Abstract

Cited by 45 (7 self)
 Add to MetaCart
Most transplanted kidneys are from cadavers, but there are also many transplants from live donors. Recently, there have started to be kidney exchanges involving two donorpatient pairs such that each donor cannot give a kidney to the intended recipient because of immunological incompatibility, but each patient can receive a kidney from the other donor. Exchanges are also made in which a donorpatient pair makes a donation to someone waiting for a cadaver kidney, in return for the patient in the pair receiving high priority for a compatible cadaver kidney when one becomes available. There are stringent legal/ethical constraints on how exchanges can be conducted. We explore how larger scale exchanges of these kinds can be arranged efficiently and incentive compatibly, within existing constraints. The problem resembles some of the “housing ” problems studied in the mechanism design literature for indivisible goods, with the novel feature that while live donor kidneys can be assigned simultaneously, cadaver kidneys cannot. In addition to studying the theoretical properties of the proposed kidney exchange, we present simulation results suggesting that the welfare gains from larger scale exchange would be substantial, both in increased number of feasible live donation transplants, and in improved match quality of transplanted kidneys. I.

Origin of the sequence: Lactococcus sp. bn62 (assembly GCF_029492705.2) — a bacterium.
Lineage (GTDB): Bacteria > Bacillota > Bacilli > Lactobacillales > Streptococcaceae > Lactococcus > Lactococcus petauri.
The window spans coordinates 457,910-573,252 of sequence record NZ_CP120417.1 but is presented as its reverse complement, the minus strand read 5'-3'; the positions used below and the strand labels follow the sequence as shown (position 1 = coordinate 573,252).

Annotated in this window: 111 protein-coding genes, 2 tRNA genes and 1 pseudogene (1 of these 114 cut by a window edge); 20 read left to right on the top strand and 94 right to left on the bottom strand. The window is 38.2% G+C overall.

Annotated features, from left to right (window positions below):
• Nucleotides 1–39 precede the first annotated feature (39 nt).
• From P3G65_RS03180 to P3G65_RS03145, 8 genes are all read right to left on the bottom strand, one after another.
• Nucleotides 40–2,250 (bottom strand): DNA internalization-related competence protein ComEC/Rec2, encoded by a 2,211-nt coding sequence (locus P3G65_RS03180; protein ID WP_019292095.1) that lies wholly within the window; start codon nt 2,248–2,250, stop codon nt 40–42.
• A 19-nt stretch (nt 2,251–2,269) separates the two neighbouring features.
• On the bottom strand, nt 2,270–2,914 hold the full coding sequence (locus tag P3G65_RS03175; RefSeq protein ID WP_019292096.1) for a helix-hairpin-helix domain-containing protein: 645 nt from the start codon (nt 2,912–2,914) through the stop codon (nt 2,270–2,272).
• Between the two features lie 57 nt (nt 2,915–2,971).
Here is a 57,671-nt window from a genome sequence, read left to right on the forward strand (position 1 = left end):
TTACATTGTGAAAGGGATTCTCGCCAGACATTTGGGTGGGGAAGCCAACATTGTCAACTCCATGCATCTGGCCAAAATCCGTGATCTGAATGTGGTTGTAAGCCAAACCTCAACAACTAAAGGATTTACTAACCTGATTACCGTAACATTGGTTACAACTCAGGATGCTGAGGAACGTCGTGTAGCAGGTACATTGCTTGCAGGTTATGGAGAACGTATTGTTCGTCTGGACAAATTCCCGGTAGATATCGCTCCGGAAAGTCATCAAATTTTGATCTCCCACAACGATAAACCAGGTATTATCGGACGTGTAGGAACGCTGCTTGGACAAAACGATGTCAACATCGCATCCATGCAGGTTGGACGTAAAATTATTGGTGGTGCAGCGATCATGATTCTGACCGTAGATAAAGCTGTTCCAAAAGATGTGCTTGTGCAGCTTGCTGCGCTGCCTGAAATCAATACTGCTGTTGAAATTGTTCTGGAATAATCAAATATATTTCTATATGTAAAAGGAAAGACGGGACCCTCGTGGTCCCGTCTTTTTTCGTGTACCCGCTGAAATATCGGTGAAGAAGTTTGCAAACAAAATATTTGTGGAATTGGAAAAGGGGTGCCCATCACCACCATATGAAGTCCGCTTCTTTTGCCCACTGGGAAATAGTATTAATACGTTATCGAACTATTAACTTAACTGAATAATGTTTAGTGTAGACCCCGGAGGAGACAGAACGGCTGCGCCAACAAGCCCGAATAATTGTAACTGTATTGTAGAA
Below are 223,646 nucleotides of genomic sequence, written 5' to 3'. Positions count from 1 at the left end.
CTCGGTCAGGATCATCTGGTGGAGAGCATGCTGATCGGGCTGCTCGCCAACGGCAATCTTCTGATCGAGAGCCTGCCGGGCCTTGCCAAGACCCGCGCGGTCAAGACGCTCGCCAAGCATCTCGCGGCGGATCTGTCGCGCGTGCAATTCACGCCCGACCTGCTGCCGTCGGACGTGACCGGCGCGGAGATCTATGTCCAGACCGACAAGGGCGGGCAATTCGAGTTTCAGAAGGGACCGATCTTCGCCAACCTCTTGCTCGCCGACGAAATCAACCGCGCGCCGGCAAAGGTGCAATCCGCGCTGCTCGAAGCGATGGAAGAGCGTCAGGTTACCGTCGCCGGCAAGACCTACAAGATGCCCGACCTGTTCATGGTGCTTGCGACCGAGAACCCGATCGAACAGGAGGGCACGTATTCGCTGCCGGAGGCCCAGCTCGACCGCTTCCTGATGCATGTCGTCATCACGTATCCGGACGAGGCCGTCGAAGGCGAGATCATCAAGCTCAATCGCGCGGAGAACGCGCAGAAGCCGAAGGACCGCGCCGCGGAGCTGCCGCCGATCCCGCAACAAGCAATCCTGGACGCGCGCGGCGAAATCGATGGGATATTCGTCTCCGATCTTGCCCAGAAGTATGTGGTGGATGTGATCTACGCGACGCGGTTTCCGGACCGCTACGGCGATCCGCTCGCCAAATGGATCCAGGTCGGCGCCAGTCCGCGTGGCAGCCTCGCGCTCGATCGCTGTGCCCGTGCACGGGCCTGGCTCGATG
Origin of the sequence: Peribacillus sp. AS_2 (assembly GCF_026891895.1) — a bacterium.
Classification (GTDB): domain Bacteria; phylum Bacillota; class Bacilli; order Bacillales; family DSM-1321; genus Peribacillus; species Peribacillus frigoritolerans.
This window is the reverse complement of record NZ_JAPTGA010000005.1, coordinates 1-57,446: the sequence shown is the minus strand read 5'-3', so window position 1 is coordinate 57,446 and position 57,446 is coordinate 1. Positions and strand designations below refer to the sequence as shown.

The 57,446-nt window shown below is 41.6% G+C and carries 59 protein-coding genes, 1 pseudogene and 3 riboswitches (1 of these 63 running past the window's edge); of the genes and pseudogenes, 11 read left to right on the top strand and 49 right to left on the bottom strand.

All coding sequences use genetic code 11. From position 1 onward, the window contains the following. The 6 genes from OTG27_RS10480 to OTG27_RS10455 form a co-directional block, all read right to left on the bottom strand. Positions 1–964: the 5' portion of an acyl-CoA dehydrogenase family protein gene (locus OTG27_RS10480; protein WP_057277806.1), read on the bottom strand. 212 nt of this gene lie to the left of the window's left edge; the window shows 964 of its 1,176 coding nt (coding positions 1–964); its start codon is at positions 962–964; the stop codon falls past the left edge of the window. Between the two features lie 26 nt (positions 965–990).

The convex hull of two core capacitated network design problems
 MATHEMATICAL PROGRAMMING
, 1993
"... The network loading problem (NLP) is a specialized capacitated network design problem in which prescribed pointtopoint demand between various pairs of nodes of a network must be met by installing (loading) a capacitated facility. We can load any number of units of the facility on each of the arcs ..."
Abstract

Cited by 43 (0 self)
 Add to MetaCart
The network loading problem (NLP) is a specialized capacitated network design problem in which prescribed pointtopoint demand between various pairs of nodes of a network must be met by installing (loading) a capacitated facility. We can load any number of units of the facility on each of the arcs at a specified arc dependent cost. The problem is to determine the number of facilities to be loaded on the arcs that will satisfy the given demand at minimum cost. This paper studies two core subproblems of the NLP. The first problem, motivated by a Lagrangian relaxation approach for solving the problem, considers a multiple commodity, single arc capacitated network design problem. The second problem is a three node network; this specialized network arises in larger networks if we aggregate nodes. In both cases, we develop families of facets and completely characterize the convex hull of feasible solutions to the integer programming formulation of the problems. These results in turn strengthen the formulation of the NLP.